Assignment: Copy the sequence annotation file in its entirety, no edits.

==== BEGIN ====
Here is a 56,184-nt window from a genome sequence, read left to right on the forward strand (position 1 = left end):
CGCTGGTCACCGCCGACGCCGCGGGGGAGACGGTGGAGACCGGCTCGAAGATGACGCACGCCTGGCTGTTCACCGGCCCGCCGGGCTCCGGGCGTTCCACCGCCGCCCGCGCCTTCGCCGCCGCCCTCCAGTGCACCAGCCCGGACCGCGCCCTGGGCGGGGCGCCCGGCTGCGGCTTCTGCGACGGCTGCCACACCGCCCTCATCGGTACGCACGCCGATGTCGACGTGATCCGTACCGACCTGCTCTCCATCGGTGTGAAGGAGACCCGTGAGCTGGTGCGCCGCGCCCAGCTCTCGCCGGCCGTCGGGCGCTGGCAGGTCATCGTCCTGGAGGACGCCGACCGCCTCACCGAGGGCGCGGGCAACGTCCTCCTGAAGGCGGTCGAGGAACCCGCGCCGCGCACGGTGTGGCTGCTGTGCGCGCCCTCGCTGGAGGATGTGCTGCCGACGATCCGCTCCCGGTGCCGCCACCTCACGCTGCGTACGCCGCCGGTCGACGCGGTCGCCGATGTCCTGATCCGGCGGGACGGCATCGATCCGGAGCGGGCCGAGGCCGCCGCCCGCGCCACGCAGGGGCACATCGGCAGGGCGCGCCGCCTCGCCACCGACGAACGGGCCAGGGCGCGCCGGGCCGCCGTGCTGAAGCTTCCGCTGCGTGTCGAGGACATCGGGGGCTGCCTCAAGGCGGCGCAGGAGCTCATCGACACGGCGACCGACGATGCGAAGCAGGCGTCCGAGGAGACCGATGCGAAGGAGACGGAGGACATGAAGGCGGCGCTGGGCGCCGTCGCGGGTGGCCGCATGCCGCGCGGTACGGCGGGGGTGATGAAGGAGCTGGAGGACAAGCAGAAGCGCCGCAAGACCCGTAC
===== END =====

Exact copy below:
Here is a 56,184-nt window from a genome sequence, read left to right on the forward strand (position 1 = left end):
CGCTGGTCACCGCCGACGCCGCGGGGGAGACGGTGGAGACCGGCTCGAAGATGACGCACGCCTGGCTGTTCACCGGCCCGCCGGGCTCCGGGCGTTCCACCGCCGCCCGCGCCTTCGCCGCCGCCCTCCAGTGCACCAGCCCGGACCGCGCCCTGGGCGGGGCGCCCGGCTGCGGCTTCTGCGACGGCTGCCACACCGCCCTCATCGGTACGCACGCCGATGTCGACGTGATCCGTACCGACCTGCTCTCCATCGGTGTGAAGGAGACCCGTGAGCTGGTGCGCCGCGCCCAGCTCTCGCCGGCCGTCGGGCGCTGGCAGGTCATCGTCCTGGAGGACGCCGACCGCCTCACCGAGGGCGCGGGCAACGTCCTCCTGAAGGCGGTCGAGGAACCCGCGCCGCGCACGGTGTGGCTGCTGTGCGCGCCCTCGCTGGAGGATGTGCTGCCGACGATCCGCTCCCGGTGCCGCCACCTCACGCTGCGTACGCCGCCGGTCGACGCGGTCGCCGATGTCCTGATCCGGCGGGACGGCATCGATCCGGAGCGGGCCGAGGCCGCCGCCCGCGCCACGCAGGGGCACATCGGCAGGGCGCGCCGCCTCGCCACCGACGAACGGGCCAGGGCGCGCCGGGCCGCCGTGCTGAAGCTTCCGCTGCGTGTCGAGGACATCGGGGGCTGCCTCAAGGCGGCGCAGGAGCTCATCGACACGGCGACCGACGATGCGAAGCAGGCGTCCGAGGAGACCGATGCGAAGGAGACGGAGGACATGAAGGCGGCGCTGGGCGCCGTCGCGGGTGGCCGCATGCCGCGCGGTACGGCGGGGGTGATGAAGGAGCTGGAGGACAAGCAGAAGCGCCGCAAGACCCGTAC